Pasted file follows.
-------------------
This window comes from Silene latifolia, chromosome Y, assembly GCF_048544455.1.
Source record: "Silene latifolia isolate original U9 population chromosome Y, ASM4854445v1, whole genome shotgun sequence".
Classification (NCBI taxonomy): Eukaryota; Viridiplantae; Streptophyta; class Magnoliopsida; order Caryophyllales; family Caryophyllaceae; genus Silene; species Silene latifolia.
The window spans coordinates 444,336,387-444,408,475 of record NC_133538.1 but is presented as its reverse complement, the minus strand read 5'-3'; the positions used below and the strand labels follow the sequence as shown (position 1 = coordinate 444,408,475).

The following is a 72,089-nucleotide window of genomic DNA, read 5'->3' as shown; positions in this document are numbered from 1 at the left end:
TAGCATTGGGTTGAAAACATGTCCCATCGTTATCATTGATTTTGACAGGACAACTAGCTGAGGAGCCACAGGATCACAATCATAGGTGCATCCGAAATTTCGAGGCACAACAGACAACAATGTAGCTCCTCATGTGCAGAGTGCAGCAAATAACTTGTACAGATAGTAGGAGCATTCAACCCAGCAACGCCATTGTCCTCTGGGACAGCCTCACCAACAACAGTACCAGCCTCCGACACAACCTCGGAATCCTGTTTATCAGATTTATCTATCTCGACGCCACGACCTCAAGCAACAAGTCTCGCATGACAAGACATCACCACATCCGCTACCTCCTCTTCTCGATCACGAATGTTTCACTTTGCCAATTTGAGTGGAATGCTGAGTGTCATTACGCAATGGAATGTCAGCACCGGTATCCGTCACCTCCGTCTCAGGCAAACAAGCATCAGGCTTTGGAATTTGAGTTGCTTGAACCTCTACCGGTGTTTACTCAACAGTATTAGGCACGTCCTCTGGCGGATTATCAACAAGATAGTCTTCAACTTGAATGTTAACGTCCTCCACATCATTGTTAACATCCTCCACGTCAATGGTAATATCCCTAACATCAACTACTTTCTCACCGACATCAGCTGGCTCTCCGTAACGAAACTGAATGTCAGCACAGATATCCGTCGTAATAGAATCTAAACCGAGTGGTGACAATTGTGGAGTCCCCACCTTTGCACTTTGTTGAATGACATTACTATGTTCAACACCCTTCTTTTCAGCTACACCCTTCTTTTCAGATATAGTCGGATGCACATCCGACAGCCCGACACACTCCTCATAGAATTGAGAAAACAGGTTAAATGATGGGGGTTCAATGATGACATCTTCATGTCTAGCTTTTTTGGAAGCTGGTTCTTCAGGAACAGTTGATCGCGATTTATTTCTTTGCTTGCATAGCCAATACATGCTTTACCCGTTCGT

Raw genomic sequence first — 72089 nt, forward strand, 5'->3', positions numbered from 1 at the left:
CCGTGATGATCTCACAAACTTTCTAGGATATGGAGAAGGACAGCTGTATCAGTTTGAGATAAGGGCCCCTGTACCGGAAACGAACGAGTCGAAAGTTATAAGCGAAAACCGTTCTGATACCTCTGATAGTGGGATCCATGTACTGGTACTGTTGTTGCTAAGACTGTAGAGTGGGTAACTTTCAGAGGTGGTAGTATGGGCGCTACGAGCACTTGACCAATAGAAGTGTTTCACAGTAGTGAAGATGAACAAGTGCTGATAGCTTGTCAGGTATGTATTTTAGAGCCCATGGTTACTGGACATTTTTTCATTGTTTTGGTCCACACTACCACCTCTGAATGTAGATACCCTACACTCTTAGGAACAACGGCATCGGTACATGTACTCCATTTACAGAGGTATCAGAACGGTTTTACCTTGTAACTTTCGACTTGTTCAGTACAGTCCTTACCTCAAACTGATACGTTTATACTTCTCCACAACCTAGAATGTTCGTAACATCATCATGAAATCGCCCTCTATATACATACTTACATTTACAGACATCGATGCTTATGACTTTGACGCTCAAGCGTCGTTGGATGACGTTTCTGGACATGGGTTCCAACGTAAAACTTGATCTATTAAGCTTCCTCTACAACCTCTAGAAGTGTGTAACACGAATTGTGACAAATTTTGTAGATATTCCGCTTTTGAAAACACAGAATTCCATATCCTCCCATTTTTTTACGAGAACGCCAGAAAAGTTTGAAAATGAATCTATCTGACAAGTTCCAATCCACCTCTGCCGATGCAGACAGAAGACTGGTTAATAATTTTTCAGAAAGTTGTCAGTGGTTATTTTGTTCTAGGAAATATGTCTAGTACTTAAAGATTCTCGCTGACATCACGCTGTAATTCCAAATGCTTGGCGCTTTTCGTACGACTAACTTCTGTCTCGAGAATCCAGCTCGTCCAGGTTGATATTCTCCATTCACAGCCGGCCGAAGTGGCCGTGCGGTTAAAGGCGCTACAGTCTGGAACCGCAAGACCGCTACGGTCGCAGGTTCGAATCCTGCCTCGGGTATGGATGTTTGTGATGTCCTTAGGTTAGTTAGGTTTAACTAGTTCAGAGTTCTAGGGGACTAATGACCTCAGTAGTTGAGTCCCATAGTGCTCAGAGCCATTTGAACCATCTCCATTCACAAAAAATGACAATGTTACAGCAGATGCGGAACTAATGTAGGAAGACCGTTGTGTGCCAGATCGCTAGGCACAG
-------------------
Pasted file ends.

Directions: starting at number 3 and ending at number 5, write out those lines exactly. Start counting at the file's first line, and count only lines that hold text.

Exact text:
Classification (NCBI taxonomy): Eukaryota; Viridiplantae; Streptophyta; class Magnoliopsida; order Caryophyllales; family Caryophyllaceae; genus Silene; species Silene latifolia.
The window spans coordinates 444,336,387-444,408,475 of record NC_133538.1 but is presented as its reverse complement, the minus strand read 5'-3'; the positions used below and the strand labels follow the sequence as shown (position 1 = coordinate 444,408,475).

The following is a 72,089-nucleotide window of genomic DNA, read 5'->3' as shown; positions in this document are numbered from 1 at the left end: